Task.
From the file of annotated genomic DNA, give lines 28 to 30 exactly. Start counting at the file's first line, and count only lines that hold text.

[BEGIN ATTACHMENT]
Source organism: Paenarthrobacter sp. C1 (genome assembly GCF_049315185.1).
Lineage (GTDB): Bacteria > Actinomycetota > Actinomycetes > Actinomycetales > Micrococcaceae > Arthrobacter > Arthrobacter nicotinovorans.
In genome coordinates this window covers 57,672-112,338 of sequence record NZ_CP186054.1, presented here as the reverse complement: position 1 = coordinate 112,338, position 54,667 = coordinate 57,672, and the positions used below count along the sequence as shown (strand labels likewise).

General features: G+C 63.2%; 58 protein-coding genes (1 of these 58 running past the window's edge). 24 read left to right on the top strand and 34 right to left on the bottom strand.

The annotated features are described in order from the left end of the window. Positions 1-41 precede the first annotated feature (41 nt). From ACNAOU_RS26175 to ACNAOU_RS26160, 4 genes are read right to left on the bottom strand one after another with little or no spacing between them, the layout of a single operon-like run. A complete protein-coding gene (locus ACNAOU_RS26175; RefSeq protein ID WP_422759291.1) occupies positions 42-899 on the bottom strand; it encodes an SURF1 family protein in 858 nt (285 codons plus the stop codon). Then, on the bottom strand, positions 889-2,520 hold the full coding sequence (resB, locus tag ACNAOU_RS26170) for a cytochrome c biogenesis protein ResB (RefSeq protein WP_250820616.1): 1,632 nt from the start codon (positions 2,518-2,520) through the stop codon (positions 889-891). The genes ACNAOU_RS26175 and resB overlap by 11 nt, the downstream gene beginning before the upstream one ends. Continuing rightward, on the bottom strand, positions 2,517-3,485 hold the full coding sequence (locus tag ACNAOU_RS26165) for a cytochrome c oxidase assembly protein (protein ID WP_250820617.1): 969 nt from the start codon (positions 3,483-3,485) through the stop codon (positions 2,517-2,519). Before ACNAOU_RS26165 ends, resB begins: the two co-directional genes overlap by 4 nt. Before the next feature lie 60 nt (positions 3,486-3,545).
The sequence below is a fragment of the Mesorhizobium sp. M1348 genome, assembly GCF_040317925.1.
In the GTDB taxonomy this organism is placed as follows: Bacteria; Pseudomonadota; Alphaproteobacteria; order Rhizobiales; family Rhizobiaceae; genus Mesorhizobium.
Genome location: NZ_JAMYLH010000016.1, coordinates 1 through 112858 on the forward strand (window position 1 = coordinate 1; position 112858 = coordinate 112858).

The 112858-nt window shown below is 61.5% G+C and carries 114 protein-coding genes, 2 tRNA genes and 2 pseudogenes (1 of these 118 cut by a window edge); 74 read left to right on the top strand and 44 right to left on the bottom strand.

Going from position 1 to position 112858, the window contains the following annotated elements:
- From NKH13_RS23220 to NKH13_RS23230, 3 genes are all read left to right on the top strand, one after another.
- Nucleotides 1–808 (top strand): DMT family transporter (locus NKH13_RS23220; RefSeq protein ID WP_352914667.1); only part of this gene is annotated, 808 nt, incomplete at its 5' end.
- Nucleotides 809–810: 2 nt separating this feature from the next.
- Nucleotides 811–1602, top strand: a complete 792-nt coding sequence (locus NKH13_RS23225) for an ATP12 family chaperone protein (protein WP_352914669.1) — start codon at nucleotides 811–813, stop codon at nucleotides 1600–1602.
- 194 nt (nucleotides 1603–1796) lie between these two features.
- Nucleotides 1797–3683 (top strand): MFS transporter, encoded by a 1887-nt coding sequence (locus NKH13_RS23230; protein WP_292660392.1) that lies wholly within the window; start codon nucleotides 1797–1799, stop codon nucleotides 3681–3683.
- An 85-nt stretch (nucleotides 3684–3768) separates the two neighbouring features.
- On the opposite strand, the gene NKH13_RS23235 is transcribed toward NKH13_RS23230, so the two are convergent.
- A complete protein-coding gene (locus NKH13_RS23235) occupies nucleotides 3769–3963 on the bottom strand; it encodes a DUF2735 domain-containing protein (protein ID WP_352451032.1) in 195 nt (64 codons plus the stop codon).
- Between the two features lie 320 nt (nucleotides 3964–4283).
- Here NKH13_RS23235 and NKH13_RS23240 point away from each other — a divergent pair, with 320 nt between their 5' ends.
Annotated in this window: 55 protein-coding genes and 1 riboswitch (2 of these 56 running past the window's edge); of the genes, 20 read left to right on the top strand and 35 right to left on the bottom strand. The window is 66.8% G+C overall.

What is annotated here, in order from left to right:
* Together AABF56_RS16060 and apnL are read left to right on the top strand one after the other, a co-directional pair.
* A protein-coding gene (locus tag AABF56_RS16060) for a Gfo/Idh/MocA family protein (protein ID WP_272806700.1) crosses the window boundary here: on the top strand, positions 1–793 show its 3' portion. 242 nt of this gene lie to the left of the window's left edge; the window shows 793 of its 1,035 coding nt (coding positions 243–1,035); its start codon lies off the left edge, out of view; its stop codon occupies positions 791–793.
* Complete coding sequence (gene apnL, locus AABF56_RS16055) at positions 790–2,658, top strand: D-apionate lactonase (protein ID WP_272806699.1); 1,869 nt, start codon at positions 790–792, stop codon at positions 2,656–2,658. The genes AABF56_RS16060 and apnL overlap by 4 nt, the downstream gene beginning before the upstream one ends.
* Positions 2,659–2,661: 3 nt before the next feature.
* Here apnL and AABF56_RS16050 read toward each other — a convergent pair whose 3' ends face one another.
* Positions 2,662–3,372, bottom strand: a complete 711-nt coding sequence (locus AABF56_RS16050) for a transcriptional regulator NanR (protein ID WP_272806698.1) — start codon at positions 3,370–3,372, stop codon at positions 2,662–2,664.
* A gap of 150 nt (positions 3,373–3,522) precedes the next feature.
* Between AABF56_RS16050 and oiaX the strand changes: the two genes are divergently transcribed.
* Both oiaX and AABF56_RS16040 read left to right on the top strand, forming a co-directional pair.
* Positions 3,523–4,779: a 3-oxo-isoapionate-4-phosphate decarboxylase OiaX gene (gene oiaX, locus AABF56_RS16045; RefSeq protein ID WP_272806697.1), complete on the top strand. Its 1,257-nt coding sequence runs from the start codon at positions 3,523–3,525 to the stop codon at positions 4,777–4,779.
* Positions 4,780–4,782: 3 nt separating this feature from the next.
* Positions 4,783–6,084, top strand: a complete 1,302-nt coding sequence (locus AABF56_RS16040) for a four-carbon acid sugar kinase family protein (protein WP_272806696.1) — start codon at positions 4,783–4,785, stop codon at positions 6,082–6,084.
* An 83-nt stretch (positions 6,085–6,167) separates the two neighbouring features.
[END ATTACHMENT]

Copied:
* Here apnL and AABF56_RS16050 read toward each other — a convergent pair whose 3' ends face one another.
* Positions 2,662–3,372, bottom strand: a complete 711-nt coding sequence (locus AABF56_RS16050) for a transcriptional regulator NanR (protein ID WP_272806698.1) — start codon at positions 3,370–3,372, stop codon at positions 2,662–2,664.
* A gap of 150 nt (positions 3,373–3,522) precedes the next feature.